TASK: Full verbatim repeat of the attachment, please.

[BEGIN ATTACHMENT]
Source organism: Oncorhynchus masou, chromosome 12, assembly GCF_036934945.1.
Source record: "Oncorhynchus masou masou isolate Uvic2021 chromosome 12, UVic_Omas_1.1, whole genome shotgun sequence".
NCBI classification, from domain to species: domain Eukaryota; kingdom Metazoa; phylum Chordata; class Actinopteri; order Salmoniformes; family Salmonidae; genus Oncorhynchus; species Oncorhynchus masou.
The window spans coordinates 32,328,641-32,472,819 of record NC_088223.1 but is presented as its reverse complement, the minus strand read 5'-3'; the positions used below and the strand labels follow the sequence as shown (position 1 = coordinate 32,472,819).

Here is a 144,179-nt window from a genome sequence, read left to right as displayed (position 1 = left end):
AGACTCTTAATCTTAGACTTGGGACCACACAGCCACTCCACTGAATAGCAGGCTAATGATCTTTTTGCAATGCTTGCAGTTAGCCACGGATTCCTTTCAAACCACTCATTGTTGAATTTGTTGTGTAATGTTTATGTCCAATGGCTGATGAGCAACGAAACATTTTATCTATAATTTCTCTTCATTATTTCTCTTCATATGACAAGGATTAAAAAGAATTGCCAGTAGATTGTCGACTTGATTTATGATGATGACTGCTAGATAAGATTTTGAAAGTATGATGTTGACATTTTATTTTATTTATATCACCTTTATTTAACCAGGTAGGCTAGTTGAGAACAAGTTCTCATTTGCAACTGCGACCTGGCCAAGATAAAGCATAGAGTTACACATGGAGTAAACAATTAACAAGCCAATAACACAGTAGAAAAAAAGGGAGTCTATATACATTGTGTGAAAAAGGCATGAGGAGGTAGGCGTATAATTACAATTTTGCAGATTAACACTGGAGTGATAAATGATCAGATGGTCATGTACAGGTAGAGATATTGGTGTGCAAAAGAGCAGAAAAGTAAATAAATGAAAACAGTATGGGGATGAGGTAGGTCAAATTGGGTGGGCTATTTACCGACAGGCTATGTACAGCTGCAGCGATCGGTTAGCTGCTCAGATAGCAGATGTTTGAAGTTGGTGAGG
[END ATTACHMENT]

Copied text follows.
Source organism: Oncorhynchus masou, chromosome 12, assembly GCF_036934945.1.
Source record: "Oncorhynchus masou masou isolate Uvic2021 chromosome 12, UVic_Omas_1.1, whole genome shotgun sequence".
NCBI classification, from domain to species: domain Eukaryota; kingdom Metazoa; phylum Chordata; class Actinopteri; order Salmoniformes; family Salmonidae; genus Oncorhynchus; species Oncorhynchus masou.
The window spans coordinates 32,328,641-32,472,819 of record NC_088223.1 but is presented as its reverse complement, the minus strand read 5'-3'; the positions used below and the strand labels follow the sequence as shown (position 1 = coordinate 32,472,819).

Here is a 144,179-nt window from a genome sequence, read left to right as displayed (position 1 = left end):
AGACTCTTAATCTTAGACTTGGGACCACACAGCCACTCCACTGAATAGCAGGCTAATGATCTTTTTGCAATGCTTGCAGTTAGCCACGGATTCCTTTCAAACCACTCATTGTTGAATTTGTTGTGTAATGTTTATGTCCAATGGCTGATGAGCAACGAAACATTTTATCTATAATTTCTCTTCATTATTTCTCTTCATATGACAAGGATTAAAAAGAATTGCCAGTAGATTGTCGACTTGATTTATGATGATGACTGCTAGATAAGATTTTGAAAGTATGATGTTGACATTTTATTTTATTTATATCACCTTTATTTAACCAGGTAGGCTAGTTGAGAACAAGTTCTCATTTGCAACTGCGACCTGGCCAAGATAAAGCATAGAGTTACACATGGAGTAAACAATTAACAAGCCAATAACACAGTAGAAAAAAAGGGAGTCTATATACATTGTGTGAAAAAGGCATGAGGAGGTAGGCGTATAATTACAATTTTGCAGATTAACACTGGAGTGATAAATGATCAGATGGTCATGTACAGGTAGAGATATTGGTGTGCAAAAGAGCAGAAAAGTAAATAAATGAAAACAGTATGGGGATGAGGTAGGTCAAATTGGGTGGGCTATTTACCGACAGGCTATGTACAGCTGCAGCGATCGGTTAGCTGCTCAGATAGCAGATGTTTGAAGTTGGTGAGG